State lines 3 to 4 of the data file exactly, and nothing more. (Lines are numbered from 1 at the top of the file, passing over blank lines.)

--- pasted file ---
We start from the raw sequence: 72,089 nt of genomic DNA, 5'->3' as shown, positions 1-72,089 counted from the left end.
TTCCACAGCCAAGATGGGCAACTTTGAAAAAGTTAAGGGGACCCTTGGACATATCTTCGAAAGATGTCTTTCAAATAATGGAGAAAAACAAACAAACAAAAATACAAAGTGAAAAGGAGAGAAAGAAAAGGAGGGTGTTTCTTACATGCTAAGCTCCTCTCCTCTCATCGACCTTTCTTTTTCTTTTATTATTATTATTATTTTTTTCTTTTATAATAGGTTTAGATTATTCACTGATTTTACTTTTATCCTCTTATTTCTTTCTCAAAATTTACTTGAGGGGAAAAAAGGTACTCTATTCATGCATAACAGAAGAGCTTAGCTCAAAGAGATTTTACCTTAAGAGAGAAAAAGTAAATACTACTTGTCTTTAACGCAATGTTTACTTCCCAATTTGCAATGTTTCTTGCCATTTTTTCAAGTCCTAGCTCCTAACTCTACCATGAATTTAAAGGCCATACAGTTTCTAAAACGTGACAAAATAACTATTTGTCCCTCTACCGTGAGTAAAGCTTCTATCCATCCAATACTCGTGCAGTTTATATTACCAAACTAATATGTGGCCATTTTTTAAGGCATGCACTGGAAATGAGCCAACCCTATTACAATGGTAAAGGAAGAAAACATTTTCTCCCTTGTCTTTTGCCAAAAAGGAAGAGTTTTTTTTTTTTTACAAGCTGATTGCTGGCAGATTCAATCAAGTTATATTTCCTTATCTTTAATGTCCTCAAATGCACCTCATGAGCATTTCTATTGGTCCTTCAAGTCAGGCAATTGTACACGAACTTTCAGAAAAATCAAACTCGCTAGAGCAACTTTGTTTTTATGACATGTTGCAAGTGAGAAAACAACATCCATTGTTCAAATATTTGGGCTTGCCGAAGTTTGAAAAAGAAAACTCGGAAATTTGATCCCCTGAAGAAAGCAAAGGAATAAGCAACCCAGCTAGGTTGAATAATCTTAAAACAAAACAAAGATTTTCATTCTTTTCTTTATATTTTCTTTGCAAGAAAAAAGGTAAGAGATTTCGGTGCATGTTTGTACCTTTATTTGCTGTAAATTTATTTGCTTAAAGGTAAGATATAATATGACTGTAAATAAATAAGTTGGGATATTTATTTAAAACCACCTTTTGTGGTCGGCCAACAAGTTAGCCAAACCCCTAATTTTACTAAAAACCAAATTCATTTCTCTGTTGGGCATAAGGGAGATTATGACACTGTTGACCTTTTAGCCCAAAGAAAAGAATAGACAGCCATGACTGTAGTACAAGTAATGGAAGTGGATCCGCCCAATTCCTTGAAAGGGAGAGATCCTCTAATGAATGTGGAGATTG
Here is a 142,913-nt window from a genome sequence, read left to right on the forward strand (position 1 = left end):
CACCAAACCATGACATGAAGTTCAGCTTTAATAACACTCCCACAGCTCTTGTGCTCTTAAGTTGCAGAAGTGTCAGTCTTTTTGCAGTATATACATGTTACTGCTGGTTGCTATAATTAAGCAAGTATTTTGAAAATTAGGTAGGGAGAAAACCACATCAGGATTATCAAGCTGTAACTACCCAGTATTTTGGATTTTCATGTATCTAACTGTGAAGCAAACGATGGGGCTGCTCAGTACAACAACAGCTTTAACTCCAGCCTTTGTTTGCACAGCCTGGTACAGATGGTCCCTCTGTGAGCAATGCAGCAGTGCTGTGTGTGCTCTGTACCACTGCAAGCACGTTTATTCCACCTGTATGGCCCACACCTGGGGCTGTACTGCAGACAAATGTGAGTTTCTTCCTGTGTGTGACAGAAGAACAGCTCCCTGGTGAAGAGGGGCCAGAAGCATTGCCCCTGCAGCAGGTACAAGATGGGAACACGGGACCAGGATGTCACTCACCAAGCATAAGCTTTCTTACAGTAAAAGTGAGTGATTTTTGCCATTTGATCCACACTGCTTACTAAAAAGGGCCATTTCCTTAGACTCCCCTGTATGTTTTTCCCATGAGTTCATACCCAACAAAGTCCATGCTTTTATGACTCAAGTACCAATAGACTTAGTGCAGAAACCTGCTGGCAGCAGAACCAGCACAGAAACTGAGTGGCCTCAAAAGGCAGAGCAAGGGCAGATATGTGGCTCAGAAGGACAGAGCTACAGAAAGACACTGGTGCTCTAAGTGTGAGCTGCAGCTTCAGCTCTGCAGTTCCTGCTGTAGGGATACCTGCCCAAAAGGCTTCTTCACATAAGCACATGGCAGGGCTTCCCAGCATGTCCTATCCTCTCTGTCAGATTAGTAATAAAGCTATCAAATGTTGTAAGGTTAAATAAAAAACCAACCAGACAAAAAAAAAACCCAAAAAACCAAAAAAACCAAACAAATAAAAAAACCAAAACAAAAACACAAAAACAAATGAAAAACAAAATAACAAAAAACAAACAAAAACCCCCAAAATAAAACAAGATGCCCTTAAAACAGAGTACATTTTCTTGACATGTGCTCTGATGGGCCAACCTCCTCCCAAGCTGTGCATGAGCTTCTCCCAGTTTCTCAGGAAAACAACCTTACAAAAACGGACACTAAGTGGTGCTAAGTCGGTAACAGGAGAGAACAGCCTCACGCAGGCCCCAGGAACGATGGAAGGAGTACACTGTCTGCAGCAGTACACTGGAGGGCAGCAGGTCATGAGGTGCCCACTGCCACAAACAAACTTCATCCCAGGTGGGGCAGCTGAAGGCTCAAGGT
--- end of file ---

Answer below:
Here is a 142,913-nt window from a genome sequence, read left to right on the forward strand (position 1 = left end):
CACCAAACCATGACATGAAGTTCAGCTTTAATAACACTCCCACAGCTCTTGTGCTCTTAAGTTGCAGAAGTGTCAGTCTTTTTGCAGTATATACATGTTACTGCTGGTTGCTATAATTAAGCAAGTATTTTGAAAATTAGGTAGGGAGAAAACCACATCAGGATTATCAAGCTGTAACTACCCAGTATTTTGGATTTTCATGTATCTAACTGTGAAGCAAACGATGGGGCTGCTCAGTACAACAACAGCTTTAACTCCAGCCTTTGTTTGCACAGCCTGGTACAGATGGTCCCTCTGTGAGCAATGCAGCAGTGCTGTGTGTGCTCTGTACCACTGCAAGCACGTTTATTCCACCTGTATGGCCCACACCTGGGGCTGTACTGCAGACAAATGTGAGTTTCTTCCTGTGTGTGACAGAAGAACAGCTCCCTGGTGAAGAGGGGCCAGAAGCATTGCCCCTGCAGCAGGTACAAGATGGGAACACGGGACCAGGATGTCACTCACCAAGCATAAGCTTTCTTACAGTAAAAGTGAGTGATTTTTGCCATTTGATCCACACTGCTTACTAAAAAGGGCCATTTCCTTAGACTCCCCTGTATGTTTTTCCCATGAGTTCATACCCAACAAAGTCCATGCTTTTATGACTCAAGTACCAATAGACTTAGTGCAGAAACCTGCTGGCAGCAGAACCAGCACAGAAACTGAGTGGCCTCAAAAGGCAGAGCAAGGGCAGATATGTGGCTCAGAAGGACAGAGCTACAGAAAGACACTGGTGCTCTAAGTGTGAGCTGCAGCTTCAGCTCTGCAGTTCCTGCTGTAGGGATACCTGCCCAAAAGGCTTCTTCACATAAGCACATGGCAGGGCTTCCCAGCATGTCCTATCCTCTCTGTCAGATTAGTAATAAAGCTATCAAATGTTGTAAGGTTAAATAAAAAACCAACCAGACAAAAAAAAAACCCAAAAAACCAAAAAAACCAAACAAATAAAAAAACCAAAACAAAAACACAAAAACAAATGAAAAACAAAATAACAAAAAACAAACAAAAACCCCCAAAATAAAACAAGATGCCCTTAAAACAGAGTACATTTTCTTGACATGTGCTCTGATGGGCCAACCTCCTCCCAAGCTGTGCATGAGCTTCTCCCAGTTTCTCAGGAAAACAACCTTACAAAAACGGACACTAAGTGGTGCTAAGTCGGTAACAGGAGAGAACAGCCTCACGCAGGCCCCAGGAACGATGGAAGGAGTACACTGTCTGCAGCAGTACACTGGAGGGCAGCAGGTCATGAGGTGCCCACTGCCACAAACAAACTTCATCCCAGGTGGGGCAGCTGAAGGCTCAAGGT